Delfina Delettrez previous collection was inhabited by a variety of surrealist icons such as mirrors, eyes and other juxtaposed imagery from the movement. Although this fascination could have ended up revealing not much more than a interesting-for-the-moodboard kind of inspiration, Delettrez proved in fact to be drawn into the meanings behind those symbols, following a very enticing thinking thread whose outcome was a jewellery collection named – intriguingly – Infinity.
“It was taking the idea of mirrors to the next level, creating reflections that give the impression of infinity” Delfina Delettrez, Style.com, 10th October 2012 (accessed March 2013).
Mirrors have been in a more esoteric register often depicted as symbols for self contemplation and as objects that provide glimpses into hidden dimensions of the inner self – Magritte here being a good example for those interpretations. Mirrors can also offer a look into that unknown side of reality as Lewis Carroll beautifully describes in Alice Through the Looking Glass. Besides that, speaking in technical terms, mirrors have a bright surface resulting from the silver and aluminum compounds involved in the coating process. And this highly polished, shiny characteristics are precisely to what we tend often to refer when attempting to visually forecast the future. In a way, it seems then that mirrors offer material and fantastical qualities enough to give this everyday object a transcendental aura that opens up to the idea of endless possibilities.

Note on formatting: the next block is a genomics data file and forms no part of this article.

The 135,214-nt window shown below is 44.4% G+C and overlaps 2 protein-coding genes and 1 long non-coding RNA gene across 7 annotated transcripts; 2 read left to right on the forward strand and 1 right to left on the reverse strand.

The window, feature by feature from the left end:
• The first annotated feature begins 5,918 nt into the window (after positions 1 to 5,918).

Daniel Sannwald’s video Magic Triangles currently being shown at Delettrez website sets perfectly the tone for such thoughts. In a sort of oneiric trip – closely ressembling recent sea-punk experiments – dazzling jewellery objects rotate and float above an infinite-point perspective landscape, staging isolated body parts as surrealist apparitions – all in a very luminous, mirror-like atmosphere. So are the jewellery objects themselves. Made mostly from silver – pure or gold-plated – subtly enameled and often inset with zircons and pearls, they present extreme polished surfaces and neon rubbers and colors that provide the idea of a future object, under certain light conditions perhaps difficult to circumscribe spatially. Something like when one looks up to the diffused glow of a street lamp at night, somehow without beginning and without end.
En-lightened, captivating forms indeed. Shown below.